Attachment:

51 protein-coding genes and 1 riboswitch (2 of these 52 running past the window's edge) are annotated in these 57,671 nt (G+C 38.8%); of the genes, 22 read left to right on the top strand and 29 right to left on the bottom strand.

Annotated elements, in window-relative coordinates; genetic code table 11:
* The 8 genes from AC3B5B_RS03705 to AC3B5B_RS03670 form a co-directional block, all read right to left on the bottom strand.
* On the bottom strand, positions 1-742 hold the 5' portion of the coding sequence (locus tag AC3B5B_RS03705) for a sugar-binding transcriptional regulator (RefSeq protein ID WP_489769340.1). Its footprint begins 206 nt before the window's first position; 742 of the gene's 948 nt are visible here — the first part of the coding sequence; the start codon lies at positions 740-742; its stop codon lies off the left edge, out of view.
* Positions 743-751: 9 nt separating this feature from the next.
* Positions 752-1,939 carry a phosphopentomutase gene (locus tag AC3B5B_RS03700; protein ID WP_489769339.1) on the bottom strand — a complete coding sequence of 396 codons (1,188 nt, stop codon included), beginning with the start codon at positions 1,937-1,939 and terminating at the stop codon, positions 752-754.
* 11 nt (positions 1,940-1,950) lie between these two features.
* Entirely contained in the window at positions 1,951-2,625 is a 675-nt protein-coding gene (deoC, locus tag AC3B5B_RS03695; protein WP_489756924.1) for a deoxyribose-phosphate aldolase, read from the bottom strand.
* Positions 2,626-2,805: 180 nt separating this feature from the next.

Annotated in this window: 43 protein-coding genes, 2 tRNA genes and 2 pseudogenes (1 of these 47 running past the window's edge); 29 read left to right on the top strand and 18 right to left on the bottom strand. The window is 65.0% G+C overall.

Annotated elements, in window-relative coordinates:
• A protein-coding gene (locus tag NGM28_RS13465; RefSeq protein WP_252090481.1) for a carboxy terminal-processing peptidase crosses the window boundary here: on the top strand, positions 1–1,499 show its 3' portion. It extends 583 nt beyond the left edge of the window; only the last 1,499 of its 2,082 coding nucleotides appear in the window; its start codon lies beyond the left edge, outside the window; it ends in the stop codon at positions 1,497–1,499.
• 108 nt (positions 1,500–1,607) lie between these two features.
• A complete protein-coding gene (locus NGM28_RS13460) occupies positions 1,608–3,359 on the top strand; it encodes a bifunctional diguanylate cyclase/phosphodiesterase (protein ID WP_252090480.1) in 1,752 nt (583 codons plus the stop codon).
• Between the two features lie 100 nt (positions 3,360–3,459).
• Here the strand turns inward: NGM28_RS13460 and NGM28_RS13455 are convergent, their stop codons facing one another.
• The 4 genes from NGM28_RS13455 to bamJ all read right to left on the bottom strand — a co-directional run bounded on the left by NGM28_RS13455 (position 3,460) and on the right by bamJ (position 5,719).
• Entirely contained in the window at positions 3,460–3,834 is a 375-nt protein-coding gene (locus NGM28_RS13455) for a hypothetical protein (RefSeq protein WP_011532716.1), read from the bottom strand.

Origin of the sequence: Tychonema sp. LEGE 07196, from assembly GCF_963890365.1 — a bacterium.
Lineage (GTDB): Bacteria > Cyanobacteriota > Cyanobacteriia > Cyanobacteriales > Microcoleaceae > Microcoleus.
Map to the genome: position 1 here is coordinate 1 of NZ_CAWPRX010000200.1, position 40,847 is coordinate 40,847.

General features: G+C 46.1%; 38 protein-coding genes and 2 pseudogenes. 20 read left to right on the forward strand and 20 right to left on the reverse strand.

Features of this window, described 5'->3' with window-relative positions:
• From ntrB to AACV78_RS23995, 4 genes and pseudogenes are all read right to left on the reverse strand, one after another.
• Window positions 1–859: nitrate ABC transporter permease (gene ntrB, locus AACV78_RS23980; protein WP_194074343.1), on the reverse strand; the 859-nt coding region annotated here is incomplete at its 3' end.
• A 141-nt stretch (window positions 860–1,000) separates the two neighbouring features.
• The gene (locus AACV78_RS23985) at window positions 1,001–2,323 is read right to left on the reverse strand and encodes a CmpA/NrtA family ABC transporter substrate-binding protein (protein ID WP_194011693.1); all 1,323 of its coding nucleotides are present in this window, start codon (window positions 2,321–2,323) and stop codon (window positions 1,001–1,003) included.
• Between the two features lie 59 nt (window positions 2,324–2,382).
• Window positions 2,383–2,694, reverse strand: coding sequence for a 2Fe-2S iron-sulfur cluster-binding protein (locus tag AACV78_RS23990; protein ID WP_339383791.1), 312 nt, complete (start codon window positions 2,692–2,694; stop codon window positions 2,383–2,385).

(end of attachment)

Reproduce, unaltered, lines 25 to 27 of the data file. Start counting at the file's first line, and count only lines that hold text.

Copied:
• Window positions 1–859: nitrate ABC transporter permease (gene ntrB, locus AACV78_RS23980; protein WP_194074343.1), on the reverse strand; the 859-nt coding region annotated here is incomplete at its 3' end.
• A 141-nt stretch (window positions 860–1,000) separates the two neighbouring features.
• The gene (locus AACV78_RS23985) at window positions 1,001–2,323 is read right to left on the reverse strand and encodes a CmpA/NrtA family ABC transporter substrate-binding protein (protein ID WP_194011693.1); all 1,323 of its coding nucleotides are present in this window, start codon (window positions 2,321–2,323) and stop codon (window positions 1,001–1,003) included.